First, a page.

China's Steel Mills Need to Shrink

The country needs to transition to modern "mini-mills," as the U.S. has.

Traditional plants spew out far more CO2 than modern mini-mills.

Source: AFP/Getty Images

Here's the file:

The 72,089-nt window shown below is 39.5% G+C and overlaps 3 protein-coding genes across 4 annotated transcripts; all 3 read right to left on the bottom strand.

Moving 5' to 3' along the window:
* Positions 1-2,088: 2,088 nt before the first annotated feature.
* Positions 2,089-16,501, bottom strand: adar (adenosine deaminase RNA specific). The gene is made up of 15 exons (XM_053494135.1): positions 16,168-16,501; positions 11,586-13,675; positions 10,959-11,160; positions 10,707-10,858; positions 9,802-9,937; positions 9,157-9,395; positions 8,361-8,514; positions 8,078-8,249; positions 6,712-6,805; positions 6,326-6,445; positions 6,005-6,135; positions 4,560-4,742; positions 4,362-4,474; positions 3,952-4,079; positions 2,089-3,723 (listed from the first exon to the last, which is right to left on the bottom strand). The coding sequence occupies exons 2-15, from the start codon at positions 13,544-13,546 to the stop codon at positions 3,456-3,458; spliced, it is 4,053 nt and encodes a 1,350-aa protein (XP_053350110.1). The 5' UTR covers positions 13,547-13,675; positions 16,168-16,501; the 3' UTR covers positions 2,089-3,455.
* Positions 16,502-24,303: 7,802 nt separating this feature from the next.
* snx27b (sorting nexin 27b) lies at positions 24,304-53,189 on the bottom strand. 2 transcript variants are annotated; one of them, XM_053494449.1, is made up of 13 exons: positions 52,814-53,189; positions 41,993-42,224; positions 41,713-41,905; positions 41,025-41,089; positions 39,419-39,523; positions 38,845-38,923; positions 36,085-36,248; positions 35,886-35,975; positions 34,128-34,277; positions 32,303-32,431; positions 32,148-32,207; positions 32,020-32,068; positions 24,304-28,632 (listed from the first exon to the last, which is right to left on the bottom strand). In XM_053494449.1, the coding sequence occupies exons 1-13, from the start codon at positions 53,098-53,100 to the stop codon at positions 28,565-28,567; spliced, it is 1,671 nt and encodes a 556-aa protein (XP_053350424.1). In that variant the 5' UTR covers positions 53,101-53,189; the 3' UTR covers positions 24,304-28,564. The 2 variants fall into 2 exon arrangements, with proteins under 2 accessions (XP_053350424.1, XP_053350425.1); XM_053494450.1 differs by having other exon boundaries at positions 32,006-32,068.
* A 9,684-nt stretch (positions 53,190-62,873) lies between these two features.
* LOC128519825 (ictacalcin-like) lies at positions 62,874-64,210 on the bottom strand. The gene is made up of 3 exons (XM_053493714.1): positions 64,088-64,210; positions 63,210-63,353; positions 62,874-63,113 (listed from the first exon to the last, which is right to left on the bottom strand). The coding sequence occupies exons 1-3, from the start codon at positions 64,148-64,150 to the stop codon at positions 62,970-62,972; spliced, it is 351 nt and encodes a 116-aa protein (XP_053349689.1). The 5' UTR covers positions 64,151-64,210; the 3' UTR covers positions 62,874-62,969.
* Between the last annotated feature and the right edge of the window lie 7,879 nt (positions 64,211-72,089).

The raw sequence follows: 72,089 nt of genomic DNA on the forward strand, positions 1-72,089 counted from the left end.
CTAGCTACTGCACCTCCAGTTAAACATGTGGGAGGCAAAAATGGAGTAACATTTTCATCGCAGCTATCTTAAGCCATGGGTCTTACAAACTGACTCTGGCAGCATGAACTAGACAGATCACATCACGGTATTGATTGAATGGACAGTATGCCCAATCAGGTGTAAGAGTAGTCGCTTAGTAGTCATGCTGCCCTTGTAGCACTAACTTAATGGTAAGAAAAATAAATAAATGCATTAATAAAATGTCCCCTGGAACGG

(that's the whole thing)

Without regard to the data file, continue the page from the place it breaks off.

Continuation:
In the space of 30 years, China has become the world’s largest steelmaker by a long margin. Decades of rapid economic growth fed huge demand for infrastructure and housing, all of which required massive volumes of steel. As the Chinese economy slows, however, all that capacity is proving a burden both economically and environmentally. Chinese steelmakers churned out 822 million tons of steel last year, losing an average of $50 on every ton. Meanwhile, their outmoded, polluting plants account for most of the global iron-and-steel industry’s enormous 6.7 percent contribution to global carbon emissions.

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